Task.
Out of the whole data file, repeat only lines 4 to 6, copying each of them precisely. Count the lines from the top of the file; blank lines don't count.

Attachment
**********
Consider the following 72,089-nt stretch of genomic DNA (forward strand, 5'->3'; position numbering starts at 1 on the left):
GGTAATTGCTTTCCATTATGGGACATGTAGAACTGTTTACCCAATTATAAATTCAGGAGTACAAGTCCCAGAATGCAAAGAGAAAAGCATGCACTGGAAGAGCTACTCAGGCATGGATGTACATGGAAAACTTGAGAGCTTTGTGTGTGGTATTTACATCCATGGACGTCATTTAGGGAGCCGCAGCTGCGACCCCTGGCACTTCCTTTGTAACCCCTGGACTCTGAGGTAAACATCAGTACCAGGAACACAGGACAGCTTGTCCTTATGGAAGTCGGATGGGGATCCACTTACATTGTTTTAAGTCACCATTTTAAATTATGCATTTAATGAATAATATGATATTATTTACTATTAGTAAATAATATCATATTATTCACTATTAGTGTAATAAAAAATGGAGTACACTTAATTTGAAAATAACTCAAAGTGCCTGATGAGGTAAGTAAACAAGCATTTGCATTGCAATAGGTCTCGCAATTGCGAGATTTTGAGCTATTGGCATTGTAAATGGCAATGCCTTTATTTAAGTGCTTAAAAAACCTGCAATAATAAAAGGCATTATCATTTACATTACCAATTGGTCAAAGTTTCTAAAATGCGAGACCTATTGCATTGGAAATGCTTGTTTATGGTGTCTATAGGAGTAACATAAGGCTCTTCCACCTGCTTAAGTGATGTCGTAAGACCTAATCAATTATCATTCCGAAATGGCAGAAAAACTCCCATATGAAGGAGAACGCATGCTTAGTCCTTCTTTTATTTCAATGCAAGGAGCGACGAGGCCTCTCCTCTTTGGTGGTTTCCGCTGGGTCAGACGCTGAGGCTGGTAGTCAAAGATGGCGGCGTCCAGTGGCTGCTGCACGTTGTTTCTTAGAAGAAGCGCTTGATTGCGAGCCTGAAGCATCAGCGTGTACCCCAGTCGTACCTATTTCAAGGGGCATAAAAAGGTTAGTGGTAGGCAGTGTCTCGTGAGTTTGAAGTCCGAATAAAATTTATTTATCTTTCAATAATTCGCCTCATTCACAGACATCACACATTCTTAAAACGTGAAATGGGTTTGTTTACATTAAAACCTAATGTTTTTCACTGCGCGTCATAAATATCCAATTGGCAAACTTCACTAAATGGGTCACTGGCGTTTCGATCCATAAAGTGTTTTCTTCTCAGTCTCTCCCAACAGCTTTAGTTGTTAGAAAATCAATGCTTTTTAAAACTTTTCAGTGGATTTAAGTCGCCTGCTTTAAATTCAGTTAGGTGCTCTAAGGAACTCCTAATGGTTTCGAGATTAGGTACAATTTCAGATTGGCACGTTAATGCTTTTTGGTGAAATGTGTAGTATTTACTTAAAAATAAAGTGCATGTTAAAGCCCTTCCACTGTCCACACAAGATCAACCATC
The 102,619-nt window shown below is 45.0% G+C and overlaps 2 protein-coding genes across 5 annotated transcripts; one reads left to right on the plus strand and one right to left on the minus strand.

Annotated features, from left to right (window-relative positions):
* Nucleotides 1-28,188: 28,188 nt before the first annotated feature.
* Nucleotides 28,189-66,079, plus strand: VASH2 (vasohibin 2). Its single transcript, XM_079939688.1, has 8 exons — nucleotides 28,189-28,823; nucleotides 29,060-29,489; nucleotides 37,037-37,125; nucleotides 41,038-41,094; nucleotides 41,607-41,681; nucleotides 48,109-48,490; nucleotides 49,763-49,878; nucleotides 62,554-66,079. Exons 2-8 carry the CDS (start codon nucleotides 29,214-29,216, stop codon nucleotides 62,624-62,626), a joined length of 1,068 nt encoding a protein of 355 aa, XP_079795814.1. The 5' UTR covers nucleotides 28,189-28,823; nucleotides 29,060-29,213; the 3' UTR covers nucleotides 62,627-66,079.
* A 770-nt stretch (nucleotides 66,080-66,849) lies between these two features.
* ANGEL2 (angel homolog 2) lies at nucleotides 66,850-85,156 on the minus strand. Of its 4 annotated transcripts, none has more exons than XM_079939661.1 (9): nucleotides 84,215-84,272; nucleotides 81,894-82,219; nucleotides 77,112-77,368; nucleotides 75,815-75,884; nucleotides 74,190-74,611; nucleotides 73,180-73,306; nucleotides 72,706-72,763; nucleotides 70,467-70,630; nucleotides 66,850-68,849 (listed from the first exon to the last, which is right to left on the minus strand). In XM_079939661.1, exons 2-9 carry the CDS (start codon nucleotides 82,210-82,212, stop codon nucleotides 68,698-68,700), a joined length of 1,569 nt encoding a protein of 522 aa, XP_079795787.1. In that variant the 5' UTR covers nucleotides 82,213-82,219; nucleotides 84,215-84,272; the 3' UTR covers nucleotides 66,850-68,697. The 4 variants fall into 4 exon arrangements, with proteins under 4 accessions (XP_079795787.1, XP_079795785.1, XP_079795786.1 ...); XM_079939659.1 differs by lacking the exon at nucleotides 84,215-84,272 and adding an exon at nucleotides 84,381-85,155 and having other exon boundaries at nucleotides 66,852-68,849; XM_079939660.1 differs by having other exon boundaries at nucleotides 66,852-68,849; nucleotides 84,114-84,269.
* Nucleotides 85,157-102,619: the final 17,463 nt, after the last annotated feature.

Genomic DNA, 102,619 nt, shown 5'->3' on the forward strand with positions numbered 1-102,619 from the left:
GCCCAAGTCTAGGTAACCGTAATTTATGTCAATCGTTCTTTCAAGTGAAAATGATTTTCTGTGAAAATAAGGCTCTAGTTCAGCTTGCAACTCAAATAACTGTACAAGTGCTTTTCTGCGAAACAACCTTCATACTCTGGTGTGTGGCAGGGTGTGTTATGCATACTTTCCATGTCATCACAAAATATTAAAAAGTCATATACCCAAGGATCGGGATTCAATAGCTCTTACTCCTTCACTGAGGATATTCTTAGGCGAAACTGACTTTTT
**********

Annotated features, from left to right (window-relative positions):
* Nucleotides 1-28,188: 28,188 nt before the first annotated feature.
* Nucleotides 28,189-66,079, plus strand: VASH2 (vasohibin 2). Its single transcript, XM_079939688.1, has 8 exons — nucleotides 28,189-28,823; nucleotides 29,060-29,489; nucleotides 37,037-37,125; nucleotides 41,038-41,094; nucleotides 41,607-41,681; nucleotides 48,109-48,490; nucleotides 49,763-49,878; nucleotides 62,554-66,079. Exons 2-8 carry the CDS (start codon nucleotides 29,214-29,216, stop codon nucleotides 62,624-62,626), a joined length of 1,068 nt encoding a protein of 355 aa, XP_079795814.1. The 5' UTR covers nucleotides 28,189-28,823; nucleotides 29,060-29,213; the 3' UTR covers nucleotides 62,627-66,079.